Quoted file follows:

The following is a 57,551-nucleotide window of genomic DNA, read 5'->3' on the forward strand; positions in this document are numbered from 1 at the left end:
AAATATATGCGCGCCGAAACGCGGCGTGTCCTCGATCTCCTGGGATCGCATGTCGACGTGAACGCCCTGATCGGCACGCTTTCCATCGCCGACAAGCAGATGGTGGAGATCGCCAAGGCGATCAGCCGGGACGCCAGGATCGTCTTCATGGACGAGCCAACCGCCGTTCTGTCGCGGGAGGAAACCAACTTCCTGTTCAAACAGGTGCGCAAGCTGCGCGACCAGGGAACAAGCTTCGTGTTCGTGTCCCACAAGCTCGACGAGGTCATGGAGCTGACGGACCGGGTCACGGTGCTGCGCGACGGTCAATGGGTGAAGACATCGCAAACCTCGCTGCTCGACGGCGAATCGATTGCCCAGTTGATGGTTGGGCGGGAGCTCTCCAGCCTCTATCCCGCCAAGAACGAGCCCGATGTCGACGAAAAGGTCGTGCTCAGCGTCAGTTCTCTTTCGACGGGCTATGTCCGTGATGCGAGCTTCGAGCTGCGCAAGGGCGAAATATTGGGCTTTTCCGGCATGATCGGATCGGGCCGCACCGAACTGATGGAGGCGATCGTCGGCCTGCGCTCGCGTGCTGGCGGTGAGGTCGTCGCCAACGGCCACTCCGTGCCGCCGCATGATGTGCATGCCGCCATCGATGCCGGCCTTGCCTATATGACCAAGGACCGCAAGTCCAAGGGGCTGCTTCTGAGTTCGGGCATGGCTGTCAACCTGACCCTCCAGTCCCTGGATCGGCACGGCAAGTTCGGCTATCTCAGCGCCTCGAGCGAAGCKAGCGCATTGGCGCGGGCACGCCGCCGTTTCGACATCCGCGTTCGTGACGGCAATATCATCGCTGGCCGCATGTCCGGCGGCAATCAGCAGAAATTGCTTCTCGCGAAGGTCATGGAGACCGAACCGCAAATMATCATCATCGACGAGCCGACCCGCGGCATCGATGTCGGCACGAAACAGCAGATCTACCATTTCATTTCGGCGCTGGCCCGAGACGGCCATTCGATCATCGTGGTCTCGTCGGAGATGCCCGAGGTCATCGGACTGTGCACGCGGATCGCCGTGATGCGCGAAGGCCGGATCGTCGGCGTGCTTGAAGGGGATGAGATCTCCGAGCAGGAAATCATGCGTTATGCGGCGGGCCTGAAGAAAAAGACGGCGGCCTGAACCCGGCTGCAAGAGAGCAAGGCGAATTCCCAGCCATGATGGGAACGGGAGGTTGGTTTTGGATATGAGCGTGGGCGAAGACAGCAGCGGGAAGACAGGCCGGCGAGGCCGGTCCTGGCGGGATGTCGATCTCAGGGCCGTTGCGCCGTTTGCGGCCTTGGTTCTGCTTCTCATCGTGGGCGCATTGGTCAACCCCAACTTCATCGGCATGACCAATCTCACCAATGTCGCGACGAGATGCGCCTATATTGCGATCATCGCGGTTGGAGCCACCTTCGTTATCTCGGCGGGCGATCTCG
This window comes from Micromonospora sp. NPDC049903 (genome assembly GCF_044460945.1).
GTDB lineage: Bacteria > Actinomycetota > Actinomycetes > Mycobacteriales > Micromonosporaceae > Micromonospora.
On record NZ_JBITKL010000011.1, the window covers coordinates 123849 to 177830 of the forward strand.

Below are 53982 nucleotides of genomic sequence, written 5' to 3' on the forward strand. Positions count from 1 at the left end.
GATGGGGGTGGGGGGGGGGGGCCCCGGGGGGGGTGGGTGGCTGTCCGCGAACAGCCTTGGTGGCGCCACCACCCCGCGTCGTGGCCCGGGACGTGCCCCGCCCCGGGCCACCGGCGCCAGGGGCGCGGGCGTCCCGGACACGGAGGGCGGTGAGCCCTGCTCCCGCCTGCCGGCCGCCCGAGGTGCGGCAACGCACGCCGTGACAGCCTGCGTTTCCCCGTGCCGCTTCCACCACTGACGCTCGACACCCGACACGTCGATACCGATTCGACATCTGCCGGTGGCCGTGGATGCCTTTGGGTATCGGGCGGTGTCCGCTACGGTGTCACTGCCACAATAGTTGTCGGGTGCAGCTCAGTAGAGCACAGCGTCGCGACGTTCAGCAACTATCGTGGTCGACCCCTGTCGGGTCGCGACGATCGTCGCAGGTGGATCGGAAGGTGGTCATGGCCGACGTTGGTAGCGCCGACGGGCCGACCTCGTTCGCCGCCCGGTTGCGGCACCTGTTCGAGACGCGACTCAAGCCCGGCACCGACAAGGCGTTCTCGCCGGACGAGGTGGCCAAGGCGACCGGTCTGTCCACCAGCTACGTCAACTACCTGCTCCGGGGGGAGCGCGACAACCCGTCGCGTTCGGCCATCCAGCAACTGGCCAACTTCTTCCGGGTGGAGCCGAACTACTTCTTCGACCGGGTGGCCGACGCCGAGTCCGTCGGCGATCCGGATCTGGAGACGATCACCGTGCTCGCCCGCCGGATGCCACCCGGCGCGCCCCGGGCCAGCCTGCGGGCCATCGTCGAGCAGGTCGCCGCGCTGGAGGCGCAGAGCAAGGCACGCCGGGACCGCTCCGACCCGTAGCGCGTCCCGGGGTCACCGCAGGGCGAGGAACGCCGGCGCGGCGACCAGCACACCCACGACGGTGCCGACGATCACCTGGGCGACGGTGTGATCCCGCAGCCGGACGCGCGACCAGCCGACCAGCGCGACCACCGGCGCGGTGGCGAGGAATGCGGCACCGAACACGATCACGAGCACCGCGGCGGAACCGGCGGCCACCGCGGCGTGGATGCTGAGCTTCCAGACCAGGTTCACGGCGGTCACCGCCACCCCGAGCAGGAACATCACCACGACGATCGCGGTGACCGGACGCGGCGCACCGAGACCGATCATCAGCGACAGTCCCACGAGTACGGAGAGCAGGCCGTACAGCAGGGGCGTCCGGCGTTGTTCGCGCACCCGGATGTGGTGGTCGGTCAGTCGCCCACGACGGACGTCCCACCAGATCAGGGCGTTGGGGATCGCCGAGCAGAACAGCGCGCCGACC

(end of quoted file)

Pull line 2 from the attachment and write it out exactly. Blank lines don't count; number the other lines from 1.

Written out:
AAATATATGCGCGCCGAAACGCGGCGTGTCCTCGATCTCCTGGGATCGCATGTCGACGTGAACGCCCTGATCGGCACGCTTTCCATCGCCGACAAGCAGATGGTGGAGATCGCCAAGGCGATCAGCCGGGACGCCAGGATCGTCTTCATGGACGAGCCAACCGCCGTTCTGTCGCGGGAGGAAACCAACTTCCTGTTCAAACAGGTGCGCAAGCTGCGCGACCAGGGAACAAGCTTCGTGTTCGTGTCCCACAAGCTCGACGAGGTCATGGAGCTGACGGACCGGGTCACGGTGCTGCGCGACGGTCAATGGGTGAAGACATCGCAAACCTCGCTGCTCGACGGCGAATCGATTGCCCAGTTGATGGTTGGGCGGGAGCTCTCCAGCCTCTATCCCGCCAAGAACGAGCCCGATGTCGACGAAAAGGTCGTGCTCAGCGTCAGTTCTCTTTCGACGGGCTATGTCCGTGATGCGAGCTTCGAGCTGCGCAAGGGCGAAATATTGGGCTTTTCCGGCATGATCGGATCGGGCCGCACCGAACTGATGGAGGCGATCGTCGGCCTGCGCTCGCGTGCTGGCGGTGAGGTCGTCGCCAACGGCCACTCCGTGCCGCCGCATGATGTGCATGCCGCCATCGATGCCGGCCTTGCCTATATGACCAAGGACCGCAAGTCCAAGGGGCTGCTTCTGAGTTCGGGCATGGCTGTCAACCTGACCCTCCAGTCCCTGGATCGGCACGGCAAGTTCGGCTATCTCAGCGCCTCGAGCGAAGCKAGCGCATTGGCGCGGGCACGCCGCCGTTTCGACATCCGCGTTCGTGACGGCAATATCATCGCTGGCCGCATGTCCGGCGGCAATCAGCAGAAATTGCTTCTCGCGAAGGTCATGGAGACCGAACCGCAAATMATCATCATCGACGAGCCGACCCGCGGCATCGATGTCGGCACGAAACAGCAGATCTACCATTTCATTTCGGCGCTGGCCCGAGACGGCCATTCGATCATCGTGGTCTCGTCGGAGATGCCCGAGGTCATCGGACTGTGCACGCGGATCGCCGTGATGCGCGAAGGCCGGATCGTCGGCGTGCTTGAAGGGGATGAGATCTCCGAGCAGGAAATCATGCGTTATGCGGCGGGCCTGAAGAAAAAGACGGCGGCCTGAACCCGGCTGCAAGAGAGCAAGGCGAATTCCCAGCCATGATGGGAACGGGAGGTTGGTTTTGGATATGAGCGTGGGCGAAGACAGCAGCGGGAAGACAGGCCGGCGAGGCCGGTCCTGGCGGGATGTCGATCTCAGGGCCGTTGCGCCGTTTGCGGCCTTGGTTCTGCTTCTCATCGTGGGCGCATTGGTCAACCCCAACTTCATCGGCATGACCAATCTCACCAATGTCGCGACGAGATGCGCCTATATTGCGATCATCGCGGTTGGAGCCACCTTCGTTATCTCGGCGGGCGATCTCG